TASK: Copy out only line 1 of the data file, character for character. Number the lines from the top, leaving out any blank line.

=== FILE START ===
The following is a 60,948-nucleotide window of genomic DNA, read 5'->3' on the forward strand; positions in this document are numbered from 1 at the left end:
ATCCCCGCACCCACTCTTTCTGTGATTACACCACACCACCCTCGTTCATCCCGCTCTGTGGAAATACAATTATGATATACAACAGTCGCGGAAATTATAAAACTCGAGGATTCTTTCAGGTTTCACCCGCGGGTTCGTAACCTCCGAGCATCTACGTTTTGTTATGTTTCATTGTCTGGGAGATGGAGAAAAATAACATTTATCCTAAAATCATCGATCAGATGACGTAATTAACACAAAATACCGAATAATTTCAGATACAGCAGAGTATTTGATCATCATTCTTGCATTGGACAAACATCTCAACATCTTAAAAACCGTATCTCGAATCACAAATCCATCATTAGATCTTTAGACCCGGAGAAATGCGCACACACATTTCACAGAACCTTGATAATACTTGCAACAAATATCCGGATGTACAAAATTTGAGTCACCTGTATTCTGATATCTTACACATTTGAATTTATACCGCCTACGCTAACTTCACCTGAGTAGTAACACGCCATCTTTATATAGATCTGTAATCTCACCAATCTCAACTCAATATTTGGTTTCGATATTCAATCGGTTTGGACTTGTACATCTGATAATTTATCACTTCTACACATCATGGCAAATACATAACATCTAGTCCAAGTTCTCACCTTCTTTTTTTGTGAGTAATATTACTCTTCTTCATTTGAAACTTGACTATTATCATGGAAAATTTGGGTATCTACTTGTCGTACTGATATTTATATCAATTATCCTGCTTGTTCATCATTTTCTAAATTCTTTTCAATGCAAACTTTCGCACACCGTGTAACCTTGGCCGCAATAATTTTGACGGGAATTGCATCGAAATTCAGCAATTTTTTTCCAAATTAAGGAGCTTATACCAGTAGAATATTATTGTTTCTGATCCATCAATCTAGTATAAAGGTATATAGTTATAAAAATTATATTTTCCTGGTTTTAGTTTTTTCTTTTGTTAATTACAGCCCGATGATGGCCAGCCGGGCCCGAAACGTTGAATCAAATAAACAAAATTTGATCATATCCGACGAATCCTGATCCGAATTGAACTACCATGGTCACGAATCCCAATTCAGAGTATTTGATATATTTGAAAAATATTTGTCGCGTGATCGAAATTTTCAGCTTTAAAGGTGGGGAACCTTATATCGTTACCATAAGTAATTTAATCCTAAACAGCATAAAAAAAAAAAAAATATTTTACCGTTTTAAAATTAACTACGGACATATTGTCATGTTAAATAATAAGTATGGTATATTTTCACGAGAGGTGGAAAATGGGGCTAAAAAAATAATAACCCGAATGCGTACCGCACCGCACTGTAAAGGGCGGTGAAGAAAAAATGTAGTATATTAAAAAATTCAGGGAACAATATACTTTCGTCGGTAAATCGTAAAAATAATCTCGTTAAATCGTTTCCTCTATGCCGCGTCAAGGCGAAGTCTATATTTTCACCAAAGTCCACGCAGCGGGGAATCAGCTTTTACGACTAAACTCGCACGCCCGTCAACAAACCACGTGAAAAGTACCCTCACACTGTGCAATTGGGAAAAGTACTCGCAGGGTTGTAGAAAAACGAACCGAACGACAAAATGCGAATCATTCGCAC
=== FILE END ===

The following is a 60,948-nucleotide window of genomic DNA, read 5'->3' on the forward strand; positions in this document are numbered from 1 at the left end: